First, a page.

The phase data signal 401 (phase information for input wave 101) may be inputted into SDM 402. SDM 402 may be used in connection with phase-locked loop (PLL) 404 to achieve wideband modulation of the input signal onto a carrier wave.

The output of SDM 402 may then be combined with the integer portion of the channel number received from channel calculator 405. The combination of the fractional and integer portions of the channel number may be inputted to divider 406 in this embodiment and used to lock PLL 404 to the desired carrier wave signal. In one embodiment, the carrier wave signal is a radio frequency (RF) signal, although the invention is not limited thereto.

The PLL 404 in the illustrated embodiment may be used to modulate a wave signal synthesized by an RF carrier wave signal source, such as carrier wave source 408, using the phase portion of the input signal. Carrier wave source 408 may be any source of electromagnetic waves that is capable for producing a carrier wave, such as a radio frequency voltage-controlled oscillator (VCO).

The frequency of a reference source 410 (or a division thereof by some number) may be compared with the output frequency of carrier wave source 408, divided by the series of numbers received by divider 406 from SDM 402 and channel calculator 405. Reference source 410 is not limited and may comprise a VCO of a constant or substantially constant frequency or may be derived from a source at another frequency.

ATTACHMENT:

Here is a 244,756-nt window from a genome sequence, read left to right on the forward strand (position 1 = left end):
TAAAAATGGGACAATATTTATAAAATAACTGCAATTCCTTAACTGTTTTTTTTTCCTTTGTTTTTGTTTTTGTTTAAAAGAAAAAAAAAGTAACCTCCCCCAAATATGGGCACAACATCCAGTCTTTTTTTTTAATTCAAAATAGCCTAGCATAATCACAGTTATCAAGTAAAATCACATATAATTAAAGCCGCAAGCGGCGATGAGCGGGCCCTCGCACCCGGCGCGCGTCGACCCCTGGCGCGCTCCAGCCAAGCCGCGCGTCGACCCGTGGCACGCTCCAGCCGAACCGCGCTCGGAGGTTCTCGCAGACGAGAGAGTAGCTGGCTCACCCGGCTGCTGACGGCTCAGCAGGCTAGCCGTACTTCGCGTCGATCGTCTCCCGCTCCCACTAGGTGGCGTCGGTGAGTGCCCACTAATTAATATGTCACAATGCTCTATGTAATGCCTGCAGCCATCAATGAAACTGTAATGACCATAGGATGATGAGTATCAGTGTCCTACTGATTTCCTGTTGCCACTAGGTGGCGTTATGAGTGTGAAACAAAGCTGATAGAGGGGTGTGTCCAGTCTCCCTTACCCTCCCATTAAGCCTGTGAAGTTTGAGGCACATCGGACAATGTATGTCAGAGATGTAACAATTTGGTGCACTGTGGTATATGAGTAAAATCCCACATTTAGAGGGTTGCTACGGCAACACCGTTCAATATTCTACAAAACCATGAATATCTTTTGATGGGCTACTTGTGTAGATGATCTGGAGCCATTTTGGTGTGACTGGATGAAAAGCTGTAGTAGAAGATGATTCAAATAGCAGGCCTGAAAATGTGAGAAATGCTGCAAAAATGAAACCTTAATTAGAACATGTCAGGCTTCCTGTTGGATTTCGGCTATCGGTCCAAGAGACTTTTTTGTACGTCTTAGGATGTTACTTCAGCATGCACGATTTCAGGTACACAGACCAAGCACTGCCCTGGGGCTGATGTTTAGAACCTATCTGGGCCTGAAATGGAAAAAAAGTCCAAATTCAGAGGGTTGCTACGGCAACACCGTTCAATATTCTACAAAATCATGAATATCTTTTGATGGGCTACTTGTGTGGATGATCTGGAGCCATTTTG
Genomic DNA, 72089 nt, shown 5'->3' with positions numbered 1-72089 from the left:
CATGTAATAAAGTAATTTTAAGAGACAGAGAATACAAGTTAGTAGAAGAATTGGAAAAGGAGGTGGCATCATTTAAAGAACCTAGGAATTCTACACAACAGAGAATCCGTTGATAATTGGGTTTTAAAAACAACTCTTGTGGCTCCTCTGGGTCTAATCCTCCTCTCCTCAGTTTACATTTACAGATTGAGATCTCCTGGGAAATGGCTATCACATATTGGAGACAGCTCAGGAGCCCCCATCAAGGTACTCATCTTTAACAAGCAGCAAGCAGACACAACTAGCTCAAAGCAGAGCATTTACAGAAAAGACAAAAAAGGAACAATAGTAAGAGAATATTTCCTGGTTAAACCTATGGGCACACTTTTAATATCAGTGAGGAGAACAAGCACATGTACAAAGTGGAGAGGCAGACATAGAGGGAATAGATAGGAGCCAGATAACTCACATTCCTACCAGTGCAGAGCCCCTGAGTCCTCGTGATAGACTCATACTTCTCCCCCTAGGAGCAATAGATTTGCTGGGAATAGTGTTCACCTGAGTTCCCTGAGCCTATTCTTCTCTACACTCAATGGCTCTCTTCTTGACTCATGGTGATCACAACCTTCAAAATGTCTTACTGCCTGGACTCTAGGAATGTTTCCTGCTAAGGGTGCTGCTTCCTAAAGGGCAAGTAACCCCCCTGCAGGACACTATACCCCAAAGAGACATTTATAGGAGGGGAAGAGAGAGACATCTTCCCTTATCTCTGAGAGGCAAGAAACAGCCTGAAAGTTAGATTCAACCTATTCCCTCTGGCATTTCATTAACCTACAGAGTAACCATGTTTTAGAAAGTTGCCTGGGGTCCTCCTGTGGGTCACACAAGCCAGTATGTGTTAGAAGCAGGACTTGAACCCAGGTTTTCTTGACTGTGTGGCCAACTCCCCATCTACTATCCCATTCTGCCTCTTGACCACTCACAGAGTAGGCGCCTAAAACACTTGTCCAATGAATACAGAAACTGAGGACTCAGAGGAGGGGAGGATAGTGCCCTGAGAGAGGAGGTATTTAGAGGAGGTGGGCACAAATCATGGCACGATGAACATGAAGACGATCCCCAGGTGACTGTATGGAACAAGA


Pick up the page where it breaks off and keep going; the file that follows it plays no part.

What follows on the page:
Phase-frequency detector (PFD) 412 may be used to compare the relative phases of the two signals and then output a signal that is proportional to the difference (phase shift) between them. This output signal may be utilized to adjust the frequency of carrier wave source 408, so that the phase difference measured at PFD 412 is substantially close and preferably equal to zero. Hence, the phase of the signal is locked by the feedback loop to prevent unwanted drift of the signal phase, due to variations in the phase and frequency of carrier wave source 408.

A feedback signal from carrier wave source 408 may be passed through divider 406, with the division ratio of the divider controlled by the series of numbers representing the phase component information received from SDM 402 and the channel information received from channel calculator 405. The resulting signal may be passed to PFD 412, where it is compared with the signal from reference source 410, as noted above. This combined signal may be passed through low-pass loop filter 414, and combined with the carrier wave signal of carrier wave source 408.